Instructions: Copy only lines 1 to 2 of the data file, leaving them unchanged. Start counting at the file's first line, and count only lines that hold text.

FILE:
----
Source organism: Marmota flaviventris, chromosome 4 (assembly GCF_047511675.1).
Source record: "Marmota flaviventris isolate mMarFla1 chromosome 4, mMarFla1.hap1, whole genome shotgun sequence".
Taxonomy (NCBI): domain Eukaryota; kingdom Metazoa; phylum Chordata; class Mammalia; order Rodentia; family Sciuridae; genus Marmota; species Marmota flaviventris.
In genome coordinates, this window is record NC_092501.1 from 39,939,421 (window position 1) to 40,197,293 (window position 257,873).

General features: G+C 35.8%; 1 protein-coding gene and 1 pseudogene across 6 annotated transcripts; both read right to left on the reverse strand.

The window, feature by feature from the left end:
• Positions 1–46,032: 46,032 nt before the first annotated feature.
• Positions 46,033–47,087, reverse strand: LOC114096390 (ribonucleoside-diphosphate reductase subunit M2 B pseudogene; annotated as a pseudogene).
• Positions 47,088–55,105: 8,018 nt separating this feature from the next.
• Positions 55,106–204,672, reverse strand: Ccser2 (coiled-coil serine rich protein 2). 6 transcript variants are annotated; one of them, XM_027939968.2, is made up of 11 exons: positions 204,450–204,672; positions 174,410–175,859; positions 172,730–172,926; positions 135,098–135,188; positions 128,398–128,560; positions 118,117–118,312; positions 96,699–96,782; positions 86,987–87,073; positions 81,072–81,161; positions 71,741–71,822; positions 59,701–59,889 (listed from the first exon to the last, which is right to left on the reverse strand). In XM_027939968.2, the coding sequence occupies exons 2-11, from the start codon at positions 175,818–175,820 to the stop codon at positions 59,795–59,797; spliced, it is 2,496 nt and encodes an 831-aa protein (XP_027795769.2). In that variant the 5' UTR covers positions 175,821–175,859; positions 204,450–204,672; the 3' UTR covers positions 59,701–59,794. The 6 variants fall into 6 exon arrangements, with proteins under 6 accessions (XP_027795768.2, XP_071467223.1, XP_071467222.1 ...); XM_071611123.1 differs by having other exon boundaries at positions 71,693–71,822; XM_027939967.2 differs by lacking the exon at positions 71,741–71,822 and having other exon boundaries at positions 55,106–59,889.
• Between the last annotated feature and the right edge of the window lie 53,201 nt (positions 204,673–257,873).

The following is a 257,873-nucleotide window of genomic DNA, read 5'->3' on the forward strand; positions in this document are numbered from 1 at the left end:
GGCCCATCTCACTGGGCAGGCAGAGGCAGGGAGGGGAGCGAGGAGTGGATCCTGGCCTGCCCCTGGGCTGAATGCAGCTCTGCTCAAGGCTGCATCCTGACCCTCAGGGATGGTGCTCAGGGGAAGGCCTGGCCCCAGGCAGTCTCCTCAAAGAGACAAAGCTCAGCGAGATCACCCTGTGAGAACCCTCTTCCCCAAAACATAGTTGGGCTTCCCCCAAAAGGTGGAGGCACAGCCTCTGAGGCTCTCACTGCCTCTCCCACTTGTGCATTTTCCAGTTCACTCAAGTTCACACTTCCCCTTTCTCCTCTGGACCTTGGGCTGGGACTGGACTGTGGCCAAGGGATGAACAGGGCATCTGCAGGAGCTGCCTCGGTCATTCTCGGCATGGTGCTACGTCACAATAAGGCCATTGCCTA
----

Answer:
Source organism: Marmota flaviventris, chromosome 4 (assembly GCF_047511675.1).
Source record: "Marmota flaviventris isolate mMarFla1 chromosome 4, mMarFla1.hap1, whole genome shotgun sequence".